“Their Chances? Slim and None”: An Ethnographic Account of the Experiences of Low-Income People of Color in a Vocational Program and at Work
It is claimed that this is an information age in which ever more sophisticated literacy skills become essential for people to manage not only new technologies but their own everyday lives. Against the backdrop of rapid technological change, the current fear is that too many people–displaced workers, high school dropouts, many minorities, and non-native speakers–are hindered by insufficient literacy skills. The research reported here, conducted under the sponsorship of the National Center for Research in Vocational Education, focused on an “at-risk” segment of the population–the non college-educated youth referred to as the “forgotten half” by the Grant Commission (1988), and other re-entry and minority adults. It sought to understand the relationship between the literacy skills these adults are increasingly expected to have or to acquire and vocational education and work.
The project, called “Preparing a Literate Workforce,” was conducted jointly by Glynda Hull and Jenny Cook-Gumperz and was designed to address questions such as
- What roles do literacy skills play in the work world, and how essential are they to success in a job?
- How applicable is college-based learning to work contexts?
- How does learning on the job differ from learning in a school setting?
- What kinds of literacy curricula are best suited for “at-risk” adults in vocational programs?
To address these questions, we explored in ethnographic detail two possible ways for adults to re-enter education and to prepare for transition back into the workforce with additional skills and experience. In a community college, one pathway is through basic skills to certification programs. It can be short-term, leading to a college in-house certificate, or it can involve a longer program of study, leading to an externally recognized degree certificate or license. We selected as a short-term case study a banking and finance vocational program and as a long-term example, a program to train licensed vocational nurses. Banking and Finance is an open-entry, open-exit program leading to a certificate and in most cases immediate job placement. Nursing, however, requires a one-semester, prenursing course and three semesters of combined classroom work and clinical training leading to a state board examination to grant a license. Although students often have difficulty with the literacy requirements of the programs and/or the workplace, neither program is set up to deal with basic skills, which traditionally have not been the province of vocational training. One of the purposes of our project, then, is to call attention to ways in which there can be a dialogue between vocational educators and the providers of training in basic skills and academic literacies–a dialogue that would ease the transition that students must make between basic skills programs, vocational programs, and employment or further academic training.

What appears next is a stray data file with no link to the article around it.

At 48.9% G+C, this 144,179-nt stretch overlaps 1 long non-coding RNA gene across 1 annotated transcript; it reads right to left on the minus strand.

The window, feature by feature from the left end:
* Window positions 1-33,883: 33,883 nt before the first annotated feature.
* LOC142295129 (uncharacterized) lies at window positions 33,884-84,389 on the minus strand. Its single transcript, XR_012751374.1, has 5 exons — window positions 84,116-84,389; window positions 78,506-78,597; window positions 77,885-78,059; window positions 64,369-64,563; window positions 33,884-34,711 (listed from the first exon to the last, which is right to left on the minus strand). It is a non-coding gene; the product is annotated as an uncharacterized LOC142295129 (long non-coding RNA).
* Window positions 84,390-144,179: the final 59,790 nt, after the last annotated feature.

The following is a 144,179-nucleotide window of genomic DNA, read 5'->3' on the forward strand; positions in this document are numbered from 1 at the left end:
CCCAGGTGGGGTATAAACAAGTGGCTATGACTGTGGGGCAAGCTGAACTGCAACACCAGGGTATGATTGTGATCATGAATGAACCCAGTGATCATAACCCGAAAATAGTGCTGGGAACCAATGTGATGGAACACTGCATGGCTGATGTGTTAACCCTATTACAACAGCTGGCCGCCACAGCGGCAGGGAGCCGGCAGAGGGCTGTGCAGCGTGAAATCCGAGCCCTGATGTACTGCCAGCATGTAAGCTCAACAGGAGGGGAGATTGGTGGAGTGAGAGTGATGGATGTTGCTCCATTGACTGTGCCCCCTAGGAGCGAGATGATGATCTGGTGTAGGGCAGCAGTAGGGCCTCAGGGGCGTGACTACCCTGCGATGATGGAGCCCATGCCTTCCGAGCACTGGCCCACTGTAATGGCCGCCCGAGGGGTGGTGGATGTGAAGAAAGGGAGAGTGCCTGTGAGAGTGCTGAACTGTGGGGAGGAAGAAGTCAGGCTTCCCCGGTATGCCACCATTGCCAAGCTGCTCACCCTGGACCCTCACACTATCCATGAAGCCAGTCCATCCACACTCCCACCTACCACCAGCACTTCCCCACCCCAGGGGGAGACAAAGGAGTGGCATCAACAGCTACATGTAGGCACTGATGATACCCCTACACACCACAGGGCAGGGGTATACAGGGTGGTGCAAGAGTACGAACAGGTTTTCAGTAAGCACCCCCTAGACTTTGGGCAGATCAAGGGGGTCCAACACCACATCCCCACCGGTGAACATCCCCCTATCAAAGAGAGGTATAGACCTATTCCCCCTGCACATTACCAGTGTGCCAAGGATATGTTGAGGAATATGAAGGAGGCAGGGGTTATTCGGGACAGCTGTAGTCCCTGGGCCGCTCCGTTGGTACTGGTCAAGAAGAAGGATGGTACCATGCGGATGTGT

The following report, written by Glynda Hull with assistance from Kay Losey Fraser, focuses on the vocational program in banking and finance.
Hull, G. (1992, November). “Their chances? Slim and none”: An ethnographic account of the experiences of low-income people of color in a vocational program and at work. Berkeley, CA: National Center for Research in Vocational Education.